Trying to switch up the colors of elements within your shot? Here’s a quick and simple guide on how to do it within Premiere Pro.
Whether you are trying to change a color scheme on a stock clip to match a company’s branding or you’d just simply like a different color on an actor’s outfit, knowing how to change colors within your footage is a very important tool for correcting footage. There will always be a client who will ask, “Can we change that shirt color to blue? I like blue. Blue represents our company’s values. Also I’m a big fan of blue shirts. Can you do that?” and then you can blow them away with a simple five minute fix that gets them what they want. So today, with the help of Charles Yeager from Shutterstock Tutorials, we’re going to show you three ways to change color inside your clip within Adobe Premiere Pro.
Shifting Color on Your Entire Clip
Say your clip has a motion graphic or something in the background of a corporate presentation or in a title sequence. Sometimes it’s cool to put a little hint of flair on it by changing it to the brand’s color palette. Adjusting this parameter is extremely simple. Just open up the Lumetri Color tab, and select your clip.
Then, open up the curves box, and scroll down until you find a rainbow-lined box named “Hue vs. Hue.” Select a portion of the line, and you can start dragging around the dot with your cursor to change the hue of your clip. It takes a bit of experimentation, but after you mess around with the crosshair a bit, I’m sure you can get the color scheme you are looking for.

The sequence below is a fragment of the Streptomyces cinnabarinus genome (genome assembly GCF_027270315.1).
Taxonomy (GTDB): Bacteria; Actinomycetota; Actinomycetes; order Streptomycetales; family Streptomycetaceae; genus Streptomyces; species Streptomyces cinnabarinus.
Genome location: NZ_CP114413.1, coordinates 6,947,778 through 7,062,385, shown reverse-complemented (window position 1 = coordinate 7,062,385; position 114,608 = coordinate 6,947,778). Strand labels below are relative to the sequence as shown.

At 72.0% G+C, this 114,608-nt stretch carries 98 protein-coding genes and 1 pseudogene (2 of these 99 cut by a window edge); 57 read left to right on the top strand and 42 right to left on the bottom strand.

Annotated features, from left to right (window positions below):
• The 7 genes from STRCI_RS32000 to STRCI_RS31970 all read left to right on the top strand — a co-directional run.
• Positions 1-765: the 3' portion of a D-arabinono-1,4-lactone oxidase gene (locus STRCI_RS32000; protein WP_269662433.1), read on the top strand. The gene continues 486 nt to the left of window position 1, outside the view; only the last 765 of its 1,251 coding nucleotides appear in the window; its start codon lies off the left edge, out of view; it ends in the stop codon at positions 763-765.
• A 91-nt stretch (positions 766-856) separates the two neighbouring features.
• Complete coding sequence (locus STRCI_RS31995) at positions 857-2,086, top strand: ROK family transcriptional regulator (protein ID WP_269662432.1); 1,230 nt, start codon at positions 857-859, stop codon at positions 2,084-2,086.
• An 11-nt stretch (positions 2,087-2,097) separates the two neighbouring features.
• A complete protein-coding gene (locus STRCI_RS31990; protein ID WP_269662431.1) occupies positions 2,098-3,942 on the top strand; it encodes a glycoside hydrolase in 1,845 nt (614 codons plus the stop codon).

Changing a Single Color
In this example, we filmed a clip of a blue coffee cup, but we need to change it to red to match a company’s cups for a promo. To start this one off, drag over the Change to Color effect onto your clip. Select the midtone range color that you would like to change. If you are looking for the midtone, try to find a spot on your color that’s between the lightest and darkest portion of the color.
If you want the color selector to grab more range of your color, hold Ctrl on your keyboard while selecting to make your dropper bigger. Once your color is selected, select what color you would like to change to in the effect tab.
If your color is one that naturally appears in footage due to lighting, such as a blue or an orange, you might see some problems with artifacting. To solve this issue, do some slight color correction to avoid the Change to Color effect seeping into the colors you want to keep. In this example, red is seeping into the shot because of the daylight blue reflecting on the skin and white of the coffee cup. To fix this, simply add some warmth to your clip in the temperature slider. Now the red won’t seep into your shot like it was doing before.
Want to pull off a Schindler’s List type effect where there is black and white footage, but one color is left? It can truly make an image pop and single out a color you want to highlight.
To do this, just drop the Leave Color effect onto your tab. Then, select the color you want to keep on your footage. Once selected, increase your Amount to Decolor slider to take away all the other colors in your shot. From there, it’s just a simple balance of increasing the Tolerance and Edge Softness to get your desired look, since the effect might not work right away.
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